What is fibre?
So let’s start with what fibre actually is. Fibre (or roughage) is an essential part of our diet that can be found only in plants. Other foods like meat and dairy cannot provide your body with dietary fibre.
Why is fibre so important?
Foods high in fibre play a key role in maintaining a healthy digestive system. The main purpose of dietary fibre is to help your digestive system work properly, so it is important to consume the right amount of dietary fibre in your diet to ensure bowel regularity.
What are the health benefits of having fibre in your diet?
1. Aid your digestive system:
As previously mentioned, the main benefit of fibre is to aid the digestive system. Ensuring you have enough dietary fibre in your diet will help normalise your bowel movements and reduce the risk of inflammatory bowel diseases. It will also help you maintain a healthy colon and digestive tract.
2. Help weight management:
Foods that are high in fibre generally take longer to chew and eat. This makes your body feel fuller quicker, meaning you will actually eat less. High fibre foods also keep you feeling fuller for longer and slowly release energy, meaning you will eat less over the course of the day.
3. Maintain blood cholesterol levels:
Foods that are high in fibre can help stabilise your blood sugar levels and also maintain cholesterol levels that are within a normal range. High fibre foods can help lower the total blood cholesterol level by lowering the bad cholesterol levels or low-density lipoprotein that our bodies get.
As well as being a requirement for a balanced diet, fibre can also have a number of health benefits in reducing the risk of heart disease, diabetes and some cancers. According to the NHS though, in the UK, most people get on average 14g of fibre a day. You should try to aim for an intake of 18g per day as a minimum and 30g per day as a maximum.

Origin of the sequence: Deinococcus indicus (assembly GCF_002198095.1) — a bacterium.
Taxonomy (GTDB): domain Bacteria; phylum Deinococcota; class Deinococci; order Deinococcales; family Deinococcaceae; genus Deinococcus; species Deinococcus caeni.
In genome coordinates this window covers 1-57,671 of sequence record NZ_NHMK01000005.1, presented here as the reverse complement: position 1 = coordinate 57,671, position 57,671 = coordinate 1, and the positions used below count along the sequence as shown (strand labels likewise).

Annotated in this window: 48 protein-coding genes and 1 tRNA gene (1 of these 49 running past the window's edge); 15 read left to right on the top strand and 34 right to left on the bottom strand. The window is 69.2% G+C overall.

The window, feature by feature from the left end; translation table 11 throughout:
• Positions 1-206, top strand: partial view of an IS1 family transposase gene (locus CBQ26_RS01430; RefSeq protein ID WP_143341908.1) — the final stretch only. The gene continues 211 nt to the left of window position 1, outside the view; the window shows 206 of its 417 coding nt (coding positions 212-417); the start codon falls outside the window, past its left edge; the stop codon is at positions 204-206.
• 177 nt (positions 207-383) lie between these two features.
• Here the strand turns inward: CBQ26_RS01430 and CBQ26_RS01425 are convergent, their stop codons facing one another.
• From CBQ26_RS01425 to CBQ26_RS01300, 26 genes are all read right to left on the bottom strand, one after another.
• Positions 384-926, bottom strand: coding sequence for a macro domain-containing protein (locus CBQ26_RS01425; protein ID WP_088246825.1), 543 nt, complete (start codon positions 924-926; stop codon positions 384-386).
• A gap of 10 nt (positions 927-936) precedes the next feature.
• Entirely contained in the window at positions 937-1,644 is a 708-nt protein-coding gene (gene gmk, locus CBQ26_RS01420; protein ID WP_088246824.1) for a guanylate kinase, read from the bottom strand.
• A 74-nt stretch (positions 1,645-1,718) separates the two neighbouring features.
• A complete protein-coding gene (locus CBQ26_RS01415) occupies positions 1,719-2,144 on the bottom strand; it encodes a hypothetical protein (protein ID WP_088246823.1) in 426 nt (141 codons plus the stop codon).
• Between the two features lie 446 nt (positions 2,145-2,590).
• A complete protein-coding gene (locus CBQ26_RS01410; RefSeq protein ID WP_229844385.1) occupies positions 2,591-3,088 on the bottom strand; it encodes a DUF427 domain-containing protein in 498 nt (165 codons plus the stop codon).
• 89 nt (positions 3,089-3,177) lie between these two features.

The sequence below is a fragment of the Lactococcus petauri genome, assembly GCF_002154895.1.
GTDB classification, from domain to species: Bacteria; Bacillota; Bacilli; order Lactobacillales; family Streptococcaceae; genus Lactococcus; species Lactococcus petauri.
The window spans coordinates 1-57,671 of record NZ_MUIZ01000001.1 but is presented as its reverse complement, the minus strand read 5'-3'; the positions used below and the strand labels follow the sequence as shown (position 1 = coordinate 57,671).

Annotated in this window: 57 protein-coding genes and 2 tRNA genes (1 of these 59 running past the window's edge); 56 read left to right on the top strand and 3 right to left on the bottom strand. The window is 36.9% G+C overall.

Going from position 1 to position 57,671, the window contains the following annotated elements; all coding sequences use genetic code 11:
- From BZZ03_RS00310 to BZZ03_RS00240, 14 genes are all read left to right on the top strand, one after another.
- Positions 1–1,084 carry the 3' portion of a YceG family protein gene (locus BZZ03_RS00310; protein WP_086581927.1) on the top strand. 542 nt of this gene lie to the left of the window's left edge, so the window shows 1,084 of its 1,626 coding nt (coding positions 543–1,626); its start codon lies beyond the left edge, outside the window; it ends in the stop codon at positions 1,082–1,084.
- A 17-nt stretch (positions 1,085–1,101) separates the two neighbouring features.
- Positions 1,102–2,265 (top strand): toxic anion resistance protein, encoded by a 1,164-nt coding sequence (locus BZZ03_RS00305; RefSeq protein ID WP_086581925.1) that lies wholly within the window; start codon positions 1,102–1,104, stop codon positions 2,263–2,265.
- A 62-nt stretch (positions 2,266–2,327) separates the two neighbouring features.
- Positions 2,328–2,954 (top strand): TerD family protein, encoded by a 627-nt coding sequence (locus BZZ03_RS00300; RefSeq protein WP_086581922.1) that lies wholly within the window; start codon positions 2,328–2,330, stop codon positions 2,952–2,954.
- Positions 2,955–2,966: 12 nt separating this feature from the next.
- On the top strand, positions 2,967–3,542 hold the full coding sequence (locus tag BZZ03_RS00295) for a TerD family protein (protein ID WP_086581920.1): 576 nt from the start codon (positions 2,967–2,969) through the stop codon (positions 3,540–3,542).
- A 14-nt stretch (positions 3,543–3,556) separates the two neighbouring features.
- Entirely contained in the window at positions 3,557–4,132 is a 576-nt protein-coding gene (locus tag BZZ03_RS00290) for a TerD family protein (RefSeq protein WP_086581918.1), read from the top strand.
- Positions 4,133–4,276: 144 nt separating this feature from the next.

What is the difference between soluble and insoluble fibres?
We explained earlier that fibre only comes from plant based foods. Fibre comes in two different types and can either be soluble or insoluble. Soluble fibre can be digested by your body while insoluble fibres can’t be digested. Soluble fibres help to lower your blood cholesterol levels and help you pass waste much easier. Insoluble fibres on the other hand pass straight through your body allowing for other foods to easily pass through your digestive system.
Foods that contain soluble fibres include oats & barley, fruits like bananas, root vegetables like carrots and the wonderful Flaxseed.
Foods that contain insoluble fibres include wholemeal bread, cereals, nuts and other seeds.
How can Linwoods range of milled seeds help you get fibre?
We provide a wide range of milled seeds that are high in fibre and can be a great part of a healthy, balanced diet. Our milled organic flaxseed provides you with 8.7g or fibre per every 30g of milled flax. You will also find a great source of fibre in the following seeds:
• Milled chia seed – 11.4g of fibre per 30g of seeds
• Milled flaxseed and goji berries – 8.3g of fibre per 30g of seeds
• Milled flaxseed, cocoa and berries – 7.5g of fibre per 30g of seeds
You can also view our recipes page for some great ideas on creating high fibre meals using our great range of seeds.